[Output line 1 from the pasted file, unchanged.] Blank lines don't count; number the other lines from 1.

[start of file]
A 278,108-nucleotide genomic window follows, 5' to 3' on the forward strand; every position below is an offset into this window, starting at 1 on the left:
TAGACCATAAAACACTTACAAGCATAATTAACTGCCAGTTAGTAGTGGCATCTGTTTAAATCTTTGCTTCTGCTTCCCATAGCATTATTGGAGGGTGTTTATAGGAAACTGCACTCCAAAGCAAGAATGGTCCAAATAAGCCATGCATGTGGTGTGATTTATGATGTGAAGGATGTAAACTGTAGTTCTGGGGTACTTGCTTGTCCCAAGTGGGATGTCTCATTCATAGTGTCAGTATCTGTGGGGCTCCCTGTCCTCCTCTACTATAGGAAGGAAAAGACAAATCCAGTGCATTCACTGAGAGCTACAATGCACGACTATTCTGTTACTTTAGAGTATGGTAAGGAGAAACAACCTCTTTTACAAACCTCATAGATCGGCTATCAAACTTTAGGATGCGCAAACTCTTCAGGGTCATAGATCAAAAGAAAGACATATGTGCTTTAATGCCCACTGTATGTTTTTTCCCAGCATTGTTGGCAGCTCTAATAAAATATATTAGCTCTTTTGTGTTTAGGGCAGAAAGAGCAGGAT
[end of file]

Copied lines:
A 278,108-nucleotide genomic window follows, 5' to 3' on the forward strand; every position below is an offset into this window, starting at 1 on the left: